Underground Railroad play graduates from school to Proctors
By Bill Buell
There are thousands of compelling accounts relating to the Underground Railroad in the two to three decades before the Civil War, but few of them can match the drama and suspense found in the stories of Solomon Northup and Charles Nalle.
Northup, who lived much of his life in Saratoga Springs, and Nalle, who made Troy his home after escaping to freedom in 1858, have the kind of life history that, according to Maggie Mancinelli-Cahill and Jill Rafferty-Weinisch, was made for the theater. Ten years ago, the two women put their heads together to come up with “A Friend of a Friend,” and this week, after touring area schools for nine years, their play about the Capital Region’s role in the Underground Railroad will be presented at Proctors’ GE Theatre on Tuesday and Wednesday.
“The story of Solomon Northup is absolutely one of the most compelling I’ve ever read,” said Mancinelli-Cahill, producing artistic director at the Capital Repertory Theatre in Albany. “If it weren’t true, you wouldn’t believe it. Along with the Erie Canal and the women’s suffragette movement, New York has an amazing legacy, and being from the West I never realized how much of that history had to do with the Civil War and the Underground Railroad. These are great stories.”
“A Friend of a Friend” was written for Capital Rep’s education program, which in 2003 was led by Rafferty-Weinisch, now the youth director for Equinox Inc. in Albany.
‘A Friend of a Friend’
WHERE: GE Theatre at Proctors, 432 State St., Schenectady
WHEN: 10 a.m. Tuesday and Wednesday
HOW MUCH: $12-$9
MORE INFO: 382-3884, ext. 139, www.proctors.org
A GOOD FIT
“We needed something that could fit into the classroom and one class period, and there aren’t that many 45- to 50-minute plays out there,” said Rafferty-Weinisch. “We also discovered some of our material wasn’t always ideal because it didn’t quite fit the school’s curriculum exactly, so we decided to write our own play. Maggie was quite experienced at adapting material for the stage, and I came at it from the educator’s angle. I understood what schools needed.”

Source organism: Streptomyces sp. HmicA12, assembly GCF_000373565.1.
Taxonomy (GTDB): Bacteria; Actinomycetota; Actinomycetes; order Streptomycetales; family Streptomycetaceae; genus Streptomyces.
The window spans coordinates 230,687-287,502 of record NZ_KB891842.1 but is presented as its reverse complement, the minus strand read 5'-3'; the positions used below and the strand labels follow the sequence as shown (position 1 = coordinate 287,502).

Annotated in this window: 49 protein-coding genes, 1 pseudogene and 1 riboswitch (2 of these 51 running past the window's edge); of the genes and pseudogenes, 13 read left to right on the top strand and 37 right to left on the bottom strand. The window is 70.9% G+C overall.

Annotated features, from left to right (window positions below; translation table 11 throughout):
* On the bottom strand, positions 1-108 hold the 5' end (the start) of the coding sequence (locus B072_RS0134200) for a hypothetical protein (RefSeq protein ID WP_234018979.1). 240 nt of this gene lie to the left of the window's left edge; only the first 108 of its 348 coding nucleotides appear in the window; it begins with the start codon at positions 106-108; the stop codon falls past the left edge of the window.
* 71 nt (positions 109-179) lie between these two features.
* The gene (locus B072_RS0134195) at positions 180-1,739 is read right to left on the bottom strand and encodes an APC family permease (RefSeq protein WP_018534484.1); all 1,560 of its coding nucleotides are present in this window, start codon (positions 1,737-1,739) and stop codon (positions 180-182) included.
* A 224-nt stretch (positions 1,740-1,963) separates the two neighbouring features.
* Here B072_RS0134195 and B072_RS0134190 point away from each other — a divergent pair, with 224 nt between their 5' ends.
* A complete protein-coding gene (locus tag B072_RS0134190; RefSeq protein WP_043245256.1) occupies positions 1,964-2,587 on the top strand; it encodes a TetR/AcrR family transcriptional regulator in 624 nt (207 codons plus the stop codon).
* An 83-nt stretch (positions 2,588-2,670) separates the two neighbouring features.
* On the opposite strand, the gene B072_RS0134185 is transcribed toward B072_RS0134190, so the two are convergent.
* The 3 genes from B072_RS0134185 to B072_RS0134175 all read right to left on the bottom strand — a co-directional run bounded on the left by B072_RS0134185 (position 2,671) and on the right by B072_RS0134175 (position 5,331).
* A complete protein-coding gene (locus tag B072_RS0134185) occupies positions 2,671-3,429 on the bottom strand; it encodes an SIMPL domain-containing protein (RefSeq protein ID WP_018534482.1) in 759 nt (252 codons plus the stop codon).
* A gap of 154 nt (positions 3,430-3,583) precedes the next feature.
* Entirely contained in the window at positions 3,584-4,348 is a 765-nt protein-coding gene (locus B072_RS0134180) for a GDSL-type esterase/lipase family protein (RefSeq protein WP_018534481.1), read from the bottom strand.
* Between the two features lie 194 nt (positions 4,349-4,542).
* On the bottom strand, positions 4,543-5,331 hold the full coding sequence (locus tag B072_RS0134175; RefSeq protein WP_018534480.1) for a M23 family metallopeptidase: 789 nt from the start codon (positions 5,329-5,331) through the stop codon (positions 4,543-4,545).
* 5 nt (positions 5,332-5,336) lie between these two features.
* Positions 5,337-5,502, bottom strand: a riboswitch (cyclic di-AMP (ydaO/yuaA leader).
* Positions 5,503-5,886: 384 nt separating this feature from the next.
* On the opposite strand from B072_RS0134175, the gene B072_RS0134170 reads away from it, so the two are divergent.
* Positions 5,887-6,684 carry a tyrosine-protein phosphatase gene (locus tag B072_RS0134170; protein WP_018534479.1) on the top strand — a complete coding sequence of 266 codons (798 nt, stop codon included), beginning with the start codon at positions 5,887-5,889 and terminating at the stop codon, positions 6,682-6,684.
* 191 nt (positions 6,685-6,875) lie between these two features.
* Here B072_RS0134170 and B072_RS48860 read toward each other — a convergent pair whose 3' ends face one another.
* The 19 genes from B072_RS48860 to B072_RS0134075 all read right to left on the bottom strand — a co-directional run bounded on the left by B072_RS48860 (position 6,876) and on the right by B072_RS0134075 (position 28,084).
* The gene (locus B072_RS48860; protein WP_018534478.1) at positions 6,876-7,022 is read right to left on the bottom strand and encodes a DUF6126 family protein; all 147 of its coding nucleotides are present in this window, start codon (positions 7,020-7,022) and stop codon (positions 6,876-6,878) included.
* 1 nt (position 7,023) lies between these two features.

The playwriting team of Mancinelli-Cahill and Rafferty-Weinisch got a big assist from Jennifer Lee, an intern at Capital Rep in 2003. Lee combed the Internet looking for Underground Railroad stories relating to New York’s history and searched the collections of the New York State Archives and the Albany Institute of History & Art.
“We wanted this play to be document-based, and we wanted the words to be words that the people actually said,” said Mancinelli-Cahill. “Our researcher did a lot of great work for us, and we took a lot of material from ‘The Northern Star,’ an abolitionist newspaper printed by Stephen and Harriet Myers, two African-Americans and abolitionists right here in Albany.”
Along with going over Lee’s hard work, Mancinelli-Cahill and Rafferty-Weinisch talked to Paul and Mary Liz Stewart of the Underground Railroad Project of the Capital District.
“Jennifer was a wonderful intern, and we also met with Paul and Mary Liz Stewart, and they put us on the trail of the more interesting stories connected to this area,” said Rafferty-Weinisch. “They told us of the stories that are important to tell, and that’s what the theater is all about. The more we looked into the stories the more compelling they became.”